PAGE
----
Organizations and applications increasingly aim to cater to an international clientele. This often requires them to operate in various languages. For example, a multi-national corporation may have to translate internal documents for employees who live in different countries and speak diverse languages. The same company may also want to have their user manuals in various languages, as they sell their products in different countries.
Microsoft Translator is a cognitive service that can be a good starting point in these circumstances. It can be used for:
Microsoft Custom Translator feature of the Microsoft Translator API enables you to take it a step further, by allowing you to create a translation service that is customized to work on your own text data. It is currently limited to translating between English and around 50 supported languages (Custom Translator does currently not supported translation between two non-English languages).
Let’s say you are asked to create a translation service so that employees can share their work by translating documents back and forth between the different languages spoken at their organization. Unfortunately, these documents are full of idiosyncratic terminology that publicly available translation services cannot understand. Imagine having to translate the German word “Rindfleischetikettierungsüberwachungsaufgabenübertragungsgesetz”, which is the name of a law that regulates how responsibilities can be delegated among public employees who are in charge of ensuring that beef products are labeled correctly. This might be tough for a translation service that is not familiar with this subject or term.
More seriously though, consider the following scenarios in which the Custom Translator feature might be helpful:
In summary, the Custom Translator feature enables you to get better translations if you expect that translation requests will contain a lot of idiosyncratic terminology (e.g. industry specific vocabulary). The Custom Translator also enables you to perform secure translations.
Creating your first custom translation service for two languages is straightforward, the Quickstart is about a 2-minute read. You basically upload parallel documents, train the model, and deploy it. As the name implies, parallel documents are comprised of two parts, one for each language. For example, a parallel document could be a zip archive with two files in it, one containing the English versions and the other one the German versions of your user manuals. Ideally, the rows of the two documents are aligned, but some pre-processing is performed at the beginning of training, to ensure that rows are perfectly aligned. Do make sure that you have at least 10K rows of data though, otherwise you probably won't have a rich enough vocabulary during training to achieve a reasonable customization. For this purpose, training will fail as stated in Sentence Alignment.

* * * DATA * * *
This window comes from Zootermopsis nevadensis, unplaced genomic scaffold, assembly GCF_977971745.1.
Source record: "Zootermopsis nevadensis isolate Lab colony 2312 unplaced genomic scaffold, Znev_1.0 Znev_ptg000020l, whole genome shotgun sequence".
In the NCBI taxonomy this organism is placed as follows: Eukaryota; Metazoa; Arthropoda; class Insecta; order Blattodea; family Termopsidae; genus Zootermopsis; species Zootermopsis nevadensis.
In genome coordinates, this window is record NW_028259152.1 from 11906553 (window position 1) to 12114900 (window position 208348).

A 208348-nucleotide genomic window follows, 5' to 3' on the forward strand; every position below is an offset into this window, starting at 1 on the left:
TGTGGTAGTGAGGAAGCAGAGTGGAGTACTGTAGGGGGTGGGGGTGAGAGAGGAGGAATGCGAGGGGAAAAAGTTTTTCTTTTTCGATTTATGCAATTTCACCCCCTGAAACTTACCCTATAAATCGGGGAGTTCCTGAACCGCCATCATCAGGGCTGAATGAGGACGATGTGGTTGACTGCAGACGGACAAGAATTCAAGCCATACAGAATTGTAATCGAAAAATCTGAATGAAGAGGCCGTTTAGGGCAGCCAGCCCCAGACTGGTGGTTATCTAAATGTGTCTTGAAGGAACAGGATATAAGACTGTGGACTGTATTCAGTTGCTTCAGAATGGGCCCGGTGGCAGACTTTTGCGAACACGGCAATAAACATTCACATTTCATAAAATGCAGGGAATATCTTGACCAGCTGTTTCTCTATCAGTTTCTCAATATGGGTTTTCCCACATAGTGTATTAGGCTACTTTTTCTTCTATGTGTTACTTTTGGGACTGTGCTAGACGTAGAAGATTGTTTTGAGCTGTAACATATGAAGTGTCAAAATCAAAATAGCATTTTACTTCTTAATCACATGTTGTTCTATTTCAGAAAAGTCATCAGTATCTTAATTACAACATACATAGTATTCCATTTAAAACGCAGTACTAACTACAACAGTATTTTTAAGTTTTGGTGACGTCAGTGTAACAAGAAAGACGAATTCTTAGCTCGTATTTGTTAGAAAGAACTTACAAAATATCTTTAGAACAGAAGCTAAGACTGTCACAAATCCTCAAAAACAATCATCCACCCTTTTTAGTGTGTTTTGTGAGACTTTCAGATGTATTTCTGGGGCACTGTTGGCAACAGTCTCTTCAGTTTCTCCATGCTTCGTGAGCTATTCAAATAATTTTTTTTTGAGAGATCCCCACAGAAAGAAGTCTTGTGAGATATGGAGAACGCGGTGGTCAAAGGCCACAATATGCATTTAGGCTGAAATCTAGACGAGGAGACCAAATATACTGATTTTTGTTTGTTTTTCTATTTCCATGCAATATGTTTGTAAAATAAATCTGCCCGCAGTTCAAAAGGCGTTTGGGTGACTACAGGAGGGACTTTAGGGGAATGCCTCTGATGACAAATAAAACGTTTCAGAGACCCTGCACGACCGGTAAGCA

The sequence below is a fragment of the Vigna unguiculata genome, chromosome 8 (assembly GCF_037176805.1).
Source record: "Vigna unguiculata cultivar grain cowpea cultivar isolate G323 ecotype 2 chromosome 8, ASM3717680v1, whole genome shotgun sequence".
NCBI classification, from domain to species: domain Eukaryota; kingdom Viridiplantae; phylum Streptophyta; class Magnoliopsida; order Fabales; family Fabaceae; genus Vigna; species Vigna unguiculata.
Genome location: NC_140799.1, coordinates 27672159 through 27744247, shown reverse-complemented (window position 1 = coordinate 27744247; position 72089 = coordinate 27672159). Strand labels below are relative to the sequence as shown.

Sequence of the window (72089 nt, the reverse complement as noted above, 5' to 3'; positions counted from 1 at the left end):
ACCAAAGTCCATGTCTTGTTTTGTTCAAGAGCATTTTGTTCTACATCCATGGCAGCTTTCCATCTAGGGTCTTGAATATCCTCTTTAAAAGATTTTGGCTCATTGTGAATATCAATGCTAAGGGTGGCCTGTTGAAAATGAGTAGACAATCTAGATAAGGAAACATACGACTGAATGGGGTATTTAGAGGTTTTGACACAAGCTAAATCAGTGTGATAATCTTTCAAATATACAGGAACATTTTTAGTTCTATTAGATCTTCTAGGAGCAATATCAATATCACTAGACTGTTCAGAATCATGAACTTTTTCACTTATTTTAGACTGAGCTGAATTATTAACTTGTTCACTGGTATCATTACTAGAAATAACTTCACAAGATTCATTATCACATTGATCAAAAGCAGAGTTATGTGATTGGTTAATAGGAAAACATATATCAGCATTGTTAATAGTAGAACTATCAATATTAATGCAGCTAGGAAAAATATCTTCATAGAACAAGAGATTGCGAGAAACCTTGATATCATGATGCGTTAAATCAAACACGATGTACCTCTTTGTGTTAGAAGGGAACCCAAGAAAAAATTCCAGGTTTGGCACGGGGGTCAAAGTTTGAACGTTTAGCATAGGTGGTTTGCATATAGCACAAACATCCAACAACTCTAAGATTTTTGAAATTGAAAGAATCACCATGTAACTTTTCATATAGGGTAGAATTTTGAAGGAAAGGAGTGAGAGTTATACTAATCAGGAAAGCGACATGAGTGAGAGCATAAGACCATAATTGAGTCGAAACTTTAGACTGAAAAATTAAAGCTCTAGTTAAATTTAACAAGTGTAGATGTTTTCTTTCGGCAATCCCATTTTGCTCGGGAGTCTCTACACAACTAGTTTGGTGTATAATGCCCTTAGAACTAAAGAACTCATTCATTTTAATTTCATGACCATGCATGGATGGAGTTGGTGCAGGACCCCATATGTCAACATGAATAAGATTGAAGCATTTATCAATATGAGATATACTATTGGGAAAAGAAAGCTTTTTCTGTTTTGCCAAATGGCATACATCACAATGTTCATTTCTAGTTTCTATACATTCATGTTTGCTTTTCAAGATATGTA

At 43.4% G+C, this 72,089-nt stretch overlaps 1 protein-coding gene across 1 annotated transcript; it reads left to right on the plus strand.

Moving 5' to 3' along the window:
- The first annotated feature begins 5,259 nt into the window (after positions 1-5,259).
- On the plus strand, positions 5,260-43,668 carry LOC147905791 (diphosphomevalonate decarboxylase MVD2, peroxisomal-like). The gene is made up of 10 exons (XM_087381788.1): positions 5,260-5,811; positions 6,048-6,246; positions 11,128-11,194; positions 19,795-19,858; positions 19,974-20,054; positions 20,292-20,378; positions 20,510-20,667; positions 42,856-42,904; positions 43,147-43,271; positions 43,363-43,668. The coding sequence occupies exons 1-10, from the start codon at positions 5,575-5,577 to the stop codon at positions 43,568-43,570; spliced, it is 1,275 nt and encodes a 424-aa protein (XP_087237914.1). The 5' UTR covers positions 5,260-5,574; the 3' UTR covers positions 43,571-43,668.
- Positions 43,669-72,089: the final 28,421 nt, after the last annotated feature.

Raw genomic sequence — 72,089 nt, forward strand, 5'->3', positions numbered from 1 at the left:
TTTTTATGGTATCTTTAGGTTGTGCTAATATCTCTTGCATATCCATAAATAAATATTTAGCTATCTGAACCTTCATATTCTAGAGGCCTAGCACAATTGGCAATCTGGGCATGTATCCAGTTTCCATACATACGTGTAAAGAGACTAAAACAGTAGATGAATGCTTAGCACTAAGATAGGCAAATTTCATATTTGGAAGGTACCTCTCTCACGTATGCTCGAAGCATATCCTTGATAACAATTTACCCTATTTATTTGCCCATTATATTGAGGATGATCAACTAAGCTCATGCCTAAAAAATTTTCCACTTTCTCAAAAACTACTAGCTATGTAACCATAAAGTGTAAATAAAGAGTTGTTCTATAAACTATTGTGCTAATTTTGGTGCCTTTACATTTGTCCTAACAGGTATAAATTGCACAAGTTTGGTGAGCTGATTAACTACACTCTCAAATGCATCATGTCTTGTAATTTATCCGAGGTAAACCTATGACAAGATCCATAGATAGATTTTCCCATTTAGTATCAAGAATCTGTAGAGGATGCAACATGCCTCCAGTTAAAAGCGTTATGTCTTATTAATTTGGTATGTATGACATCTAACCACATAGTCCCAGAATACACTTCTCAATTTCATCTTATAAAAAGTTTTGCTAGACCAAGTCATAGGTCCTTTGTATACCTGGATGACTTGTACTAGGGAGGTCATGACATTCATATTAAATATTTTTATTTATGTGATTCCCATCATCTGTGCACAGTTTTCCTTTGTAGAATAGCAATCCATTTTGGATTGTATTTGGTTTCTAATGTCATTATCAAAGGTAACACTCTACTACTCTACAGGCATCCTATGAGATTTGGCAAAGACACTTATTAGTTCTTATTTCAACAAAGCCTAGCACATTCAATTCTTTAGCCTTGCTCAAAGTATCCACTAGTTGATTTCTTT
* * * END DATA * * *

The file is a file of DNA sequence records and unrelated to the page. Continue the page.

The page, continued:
Figure 1. Basic steps of creating a custom translation service.
The devil is often hidden in the details, so let’s look at some best practices that might be helpful for your use-case.
In addition to parallel documents, the Custom Translator UI also allows the upload of bilingual dictionaries, containing entries defining the terminology used in your documents. Dictionaries can contain phrases or sentences for which you want to use an exact translation. When a translation request contains a phrase or sentence matches a source entry in the dictionary, the target phrase or sentence is returned in the translation, otherwise, best match from the model is returned. This can be especially useful for compound words, such as “Microsoft Surface Go”, to ensure they are translated correctly, and that capitalization is exactly how you want it to be. For proper dictionary usages and best practices, please refer to the documentation?
I recommend that you use dictionaries only sparingly, because they have a downside: When a translation request for a sentence includes a word from the dictionary, a placeholder is inserted for that word before translating the remaining sentence. The translation model will then lack this word as context when translating the rest of the sentence. Imagine trying to translate a sentence yourself when critical words are missing: You’re not going to do so well. The model will have the same problem.
One alternative use for dictionaries is to upload them as additional parallel documents for training, rather than as dictionaries. This way the model will just learn to use the dictionary entries, and words from the dictionary will be available as context when translating the rest of the sentence.
One final suggestion on how to get translation in line with the desired terminology: I have had the issue before where I included a dictionary as parallel document for training, but my tests revealed that the deployed model wasn’t using the terminology reliably after all. What happened?
I realized that some of the parallel documents I used for training were kind of old, containing deprecated terminology. That must have been really confusing for the model. There are two options for dealing with this. The simple solution is to remove sentences from the parallel documents that are inconsistent with the terminology. Another, more complicated solution, is to correct those sentences in the parallel documents, to ensure that they are consistent with the terminology.
Thanks for reading, I hope these suggestions will be helpful when you try to build a custom translator solution.
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